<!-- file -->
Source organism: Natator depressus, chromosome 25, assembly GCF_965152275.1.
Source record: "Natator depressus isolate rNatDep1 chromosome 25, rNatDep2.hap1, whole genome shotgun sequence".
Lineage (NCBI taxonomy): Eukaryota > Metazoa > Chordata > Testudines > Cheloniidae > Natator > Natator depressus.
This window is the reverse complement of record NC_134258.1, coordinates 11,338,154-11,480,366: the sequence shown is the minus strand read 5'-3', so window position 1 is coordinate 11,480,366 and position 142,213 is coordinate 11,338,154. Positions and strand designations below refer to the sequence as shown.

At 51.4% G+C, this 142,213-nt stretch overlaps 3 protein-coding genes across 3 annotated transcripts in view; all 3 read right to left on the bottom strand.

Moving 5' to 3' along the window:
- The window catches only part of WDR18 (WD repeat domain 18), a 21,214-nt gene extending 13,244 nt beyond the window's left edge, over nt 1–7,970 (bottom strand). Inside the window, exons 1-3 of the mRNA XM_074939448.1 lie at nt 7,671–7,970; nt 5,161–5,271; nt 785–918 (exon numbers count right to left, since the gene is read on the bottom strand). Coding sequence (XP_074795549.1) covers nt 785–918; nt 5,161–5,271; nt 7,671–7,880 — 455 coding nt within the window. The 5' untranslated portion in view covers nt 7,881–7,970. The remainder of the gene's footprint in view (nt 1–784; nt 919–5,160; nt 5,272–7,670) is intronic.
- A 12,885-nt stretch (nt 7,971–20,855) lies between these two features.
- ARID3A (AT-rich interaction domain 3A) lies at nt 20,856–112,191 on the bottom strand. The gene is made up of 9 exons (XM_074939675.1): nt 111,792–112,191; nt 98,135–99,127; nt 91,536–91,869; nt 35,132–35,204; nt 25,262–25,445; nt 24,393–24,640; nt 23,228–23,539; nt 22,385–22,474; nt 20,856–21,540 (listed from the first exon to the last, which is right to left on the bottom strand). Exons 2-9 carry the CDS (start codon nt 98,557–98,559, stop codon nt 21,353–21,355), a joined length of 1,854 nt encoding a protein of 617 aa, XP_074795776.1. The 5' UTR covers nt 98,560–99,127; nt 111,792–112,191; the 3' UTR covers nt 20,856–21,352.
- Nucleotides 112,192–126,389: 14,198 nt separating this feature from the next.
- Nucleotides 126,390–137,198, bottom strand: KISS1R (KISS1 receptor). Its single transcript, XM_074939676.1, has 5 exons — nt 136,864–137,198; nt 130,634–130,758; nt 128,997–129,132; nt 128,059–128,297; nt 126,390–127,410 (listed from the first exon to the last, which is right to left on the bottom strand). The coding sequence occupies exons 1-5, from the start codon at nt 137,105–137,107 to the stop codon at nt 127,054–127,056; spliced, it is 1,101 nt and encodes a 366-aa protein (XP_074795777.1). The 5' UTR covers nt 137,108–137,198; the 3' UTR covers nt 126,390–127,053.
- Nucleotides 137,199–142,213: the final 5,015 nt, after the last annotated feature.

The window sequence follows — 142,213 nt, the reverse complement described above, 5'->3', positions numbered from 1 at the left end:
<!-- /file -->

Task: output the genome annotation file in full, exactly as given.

Source organism: Natator depressus, chromosome 25, assembly GCF_965152275.1.
Source record: "Natator depressus isolate rNatDep1 chromosome 25, rNatDep2.hap1, whole genome shotgun sequence".
Lineage (NCBI taxonomy): Eukaryota > Metazoa > Chordata > Testudines > Cheloniidae > Natator > Natator depressus.
This window is the reverse complement of record NC_134258.1, coordinates 11,338,154-11,480,366: the sequence shown is the minus strand read 5'-3', so window position 1 is coordinate 11,480,366 and position 142,213 is coordinate 11,338,154. Positions and strand designations below refer to the sequence as shown.

At 51.4% G+C, this 142,213-nt stretch overlaps 3 protein-coding genes across 3 annotated transcripts in view; all 3 read right to left on the bottom strand.

Moving 5' to 3' along the window:
- The window catches only part of WDR18 (WD repeat domain 18), a 21,214-nt gene extending 13,244 nt beyond the window's left edge, over nt 1–7,970 (bottom strand). Inside the window, exons 1-3 of the mRNA XM_074939448.1 lie at nt 7,671–7,970; nt 5,161–5,271; nt 785–918 (exon numbers count right to left, since the gene is read on the bottom strand). Coding sequence (XP_074795549.1) covers nt 785–918; nt 5,161–5,271; nt 7,671–7,880 — 455 coding nt within the window. The 5' untranslated portion in view covers nt 7,881–7,970. The remainder of the gene's footprint in view (nt 1–784; nt 919–5,160; nt 5,272–7,670) is intronic.
- A 12,885-nt stretch (nt 7,971–20,855) lies between these two features.
- ARID3A (AT-rich interaction domain 3A) lies at nt 20,856–112,191 on the bottom strand. The gene is made up of 9 exons (XM_074939675.1): nt 111,792–112,191; nt 98,135–99,127; nt 91,536–91,869; nt 35,132–35,204; nt 25,262–25,445; nt 24,393–24,640; nt 23,228–23,539; nt 22,385–22,474; nt 20,856–21,540 (listed from the first exon to the last, which is right to left on the bottom strand). Exons 2-9 carry the CDS (start codon nt 98,557–98,559, stop codon nt 21,353–21,355), a joined length of 1,854 nt encoding a protein of 617 aa, XP_074795776.1. The 5' UTR covers nt 98,560–99,127; nt 111,792–112,191; the 3' UTR covers nt 20,856–21,352.
- Nucleotides 112,192–126,389: 14,198 nt separating this feature from the next.
- Nucleotides 126,390–137,198, bottom strand: KISS1R (KISS1 receptor). Its single transcript, XM_074939676.1, has 5 exons — nt 136,864–137,198; nt 130,634–130,758; nt 128,997–129,132; nt 128,059–128,297; nt 126,390–127,410 (listed from the first exon to the last, which is right to left on the bottom strand). The coding sequence occupies exons 1-5, from the start codon at nt 137,105–137,107 to the stop codon at nt 127,054–127,056; spliced, it is 1,101 nt and encodes a 366-aa protein (XP_074795777.1). The 5' UTR covers nt 137,108–137,198; the 3' UTR covers nt 126,390–127,053.
- Nucleotides 137,199–142,213: the final 5,015 nt, after the last annotated feature.

The window sequence follows — 142,213 nt, the reverse complement described above, 5'->3', positions numbered from 1 at the left end: